This period can be increased with the addition of a phase change material (PCM), which keeps the instrument temperatures fairly high until all of the PCM is frozen. The PCM used in the model is Rubitherm® RT-4 (with melting point of -4ºC).

Figure 5. Payload temperature during 15 day operation of payload at cold survival temperatures.

The same virtual payload but with 0.5kg of PCM was also examined and the result can be seen in Figure 5. The payload with the 0.5kg of PCM is capable of maintaining its temperature relatively constant and above the cold survival temperature limit for approximately 8.5 days. After 8.5 days the temperatures begins to decrease, however, it is still warmer than the cold survival temperature limit until a little after 10 days of operation. This example shows that by using such a VCHP, with only 0.5kg of PCM, the payload temperature can be maintained above the cold survival temperature limit for 8.5 days longer then without PCM.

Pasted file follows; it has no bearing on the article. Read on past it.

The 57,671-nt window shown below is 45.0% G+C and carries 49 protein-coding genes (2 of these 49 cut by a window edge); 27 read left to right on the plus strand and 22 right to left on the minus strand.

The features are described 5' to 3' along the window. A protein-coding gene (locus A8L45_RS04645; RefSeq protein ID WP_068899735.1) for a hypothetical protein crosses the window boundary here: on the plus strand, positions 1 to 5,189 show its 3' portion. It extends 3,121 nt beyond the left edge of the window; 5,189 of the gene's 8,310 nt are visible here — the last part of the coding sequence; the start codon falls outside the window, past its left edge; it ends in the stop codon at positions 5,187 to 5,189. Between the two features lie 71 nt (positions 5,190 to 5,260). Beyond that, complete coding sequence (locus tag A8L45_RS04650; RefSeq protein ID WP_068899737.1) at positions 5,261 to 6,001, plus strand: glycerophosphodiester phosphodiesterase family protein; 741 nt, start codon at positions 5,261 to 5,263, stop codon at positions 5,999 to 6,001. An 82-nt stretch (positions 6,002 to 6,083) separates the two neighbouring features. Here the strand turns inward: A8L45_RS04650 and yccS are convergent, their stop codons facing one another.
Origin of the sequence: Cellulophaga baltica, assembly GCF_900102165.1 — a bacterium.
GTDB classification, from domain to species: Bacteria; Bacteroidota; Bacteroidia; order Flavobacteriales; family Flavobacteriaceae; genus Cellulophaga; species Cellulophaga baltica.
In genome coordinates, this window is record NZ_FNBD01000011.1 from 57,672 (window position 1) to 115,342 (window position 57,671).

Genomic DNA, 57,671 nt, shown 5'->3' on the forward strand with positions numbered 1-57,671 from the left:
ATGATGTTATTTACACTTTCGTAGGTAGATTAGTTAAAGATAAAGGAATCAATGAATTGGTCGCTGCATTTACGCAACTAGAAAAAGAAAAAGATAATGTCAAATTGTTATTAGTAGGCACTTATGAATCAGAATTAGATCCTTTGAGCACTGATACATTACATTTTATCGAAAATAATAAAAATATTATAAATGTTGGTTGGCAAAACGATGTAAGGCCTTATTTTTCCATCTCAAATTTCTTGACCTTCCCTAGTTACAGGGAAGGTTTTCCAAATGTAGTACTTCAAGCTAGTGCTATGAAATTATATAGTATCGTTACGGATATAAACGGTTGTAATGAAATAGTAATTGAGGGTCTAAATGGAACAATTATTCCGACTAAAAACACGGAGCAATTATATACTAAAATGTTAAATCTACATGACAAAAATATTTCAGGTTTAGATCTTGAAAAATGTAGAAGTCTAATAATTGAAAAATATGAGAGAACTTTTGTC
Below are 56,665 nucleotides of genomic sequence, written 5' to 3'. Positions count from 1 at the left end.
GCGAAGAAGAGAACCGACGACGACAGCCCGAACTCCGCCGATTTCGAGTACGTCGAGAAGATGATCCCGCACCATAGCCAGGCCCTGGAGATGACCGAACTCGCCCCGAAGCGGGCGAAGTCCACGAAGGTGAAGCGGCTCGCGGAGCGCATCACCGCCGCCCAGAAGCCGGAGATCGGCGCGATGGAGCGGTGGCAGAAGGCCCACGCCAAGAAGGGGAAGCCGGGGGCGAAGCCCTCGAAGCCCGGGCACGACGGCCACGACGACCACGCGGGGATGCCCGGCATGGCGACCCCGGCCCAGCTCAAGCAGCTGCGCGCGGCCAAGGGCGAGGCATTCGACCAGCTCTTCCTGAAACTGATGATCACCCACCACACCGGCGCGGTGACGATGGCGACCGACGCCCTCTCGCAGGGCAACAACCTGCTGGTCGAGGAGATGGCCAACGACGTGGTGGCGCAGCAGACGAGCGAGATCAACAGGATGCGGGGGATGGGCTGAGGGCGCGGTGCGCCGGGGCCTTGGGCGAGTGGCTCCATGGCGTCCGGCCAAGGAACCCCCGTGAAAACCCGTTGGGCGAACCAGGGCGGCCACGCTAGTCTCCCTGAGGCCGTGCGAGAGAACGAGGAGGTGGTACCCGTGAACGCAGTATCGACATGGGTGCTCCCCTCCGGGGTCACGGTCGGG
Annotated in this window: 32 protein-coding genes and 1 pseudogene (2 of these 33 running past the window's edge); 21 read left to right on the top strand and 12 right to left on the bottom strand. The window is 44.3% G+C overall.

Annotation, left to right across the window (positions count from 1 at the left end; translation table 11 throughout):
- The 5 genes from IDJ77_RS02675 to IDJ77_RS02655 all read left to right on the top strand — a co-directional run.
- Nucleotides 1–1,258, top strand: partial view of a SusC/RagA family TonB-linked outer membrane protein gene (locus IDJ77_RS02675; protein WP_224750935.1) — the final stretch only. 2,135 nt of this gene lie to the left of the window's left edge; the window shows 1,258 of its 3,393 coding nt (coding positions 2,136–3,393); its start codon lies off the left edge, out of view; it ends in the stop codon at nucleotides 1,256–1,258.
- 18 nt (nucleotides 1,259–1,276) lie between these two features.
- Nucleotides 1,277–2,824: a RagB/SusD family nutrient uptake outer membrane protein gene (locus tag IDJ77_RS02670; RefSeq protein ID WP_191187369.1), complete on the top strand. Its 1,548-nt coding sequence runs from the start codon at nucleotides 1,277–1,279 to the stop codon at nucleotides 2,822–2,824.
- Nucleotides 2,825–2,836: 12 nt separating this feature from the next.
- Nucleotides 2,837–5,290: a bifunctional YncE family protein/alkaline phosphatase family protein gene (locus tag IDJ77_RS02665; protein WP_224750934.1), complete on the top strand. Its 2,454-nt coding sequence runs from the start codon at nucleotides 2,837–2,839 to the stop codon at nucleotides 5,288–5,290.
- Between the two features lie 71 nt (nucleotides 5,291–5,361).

E. VCHP Design

CAD designs and thermocouple maps for the two VCHP configurations are shown in Figure 6. The thermocouples are spaced every 2.54 cm (1 in.) starting with the exit of the evaporator and up to the entrance of the reservoir. These thermocouples are attached to the tubes (adiabatic zone and condenser-reservoir connecting tube) and inserted within the condenser body 0.035 inches from the vapor space. The evaporator has two inserted thermocouples while the reservoir has two intrusive thermocouples inserted in thermo wells. The VCHP Configuration 1 has extra thermocouples on the connecting tube between the condenser and the hot reservoir that is integrated with the evaporator. As seen both VCHPs have valves for working fluid and Non Condensable Gas (NCG) charge (these are left on to allow changing the fluids and NCG charge, and would be removed in the application).

Figure 6. Thermocouple maps on the two experimental VCHPs.

IV. VCHP Testing Conditions and Experimental Results

Both VCHP configurations were tested in ambient conditions using liquid nitrogen to cool the condenser and cartridge heaters to heat the evaporator. For the VCHP Configuration 2, the reservoir temperature was also controlled by using liquid nitrogen for cooling and cartridge heaters for heating. The reservoir temperature in Configuration 1 was not controlled since it was both thermally and physically coupled to the evaporator and thus closely followed the vapor temperature. Both VCHP Configurations were tested with three selected working fluids: methanol, toluene and pentane. The tests conducted are described within the next four sections of the paper.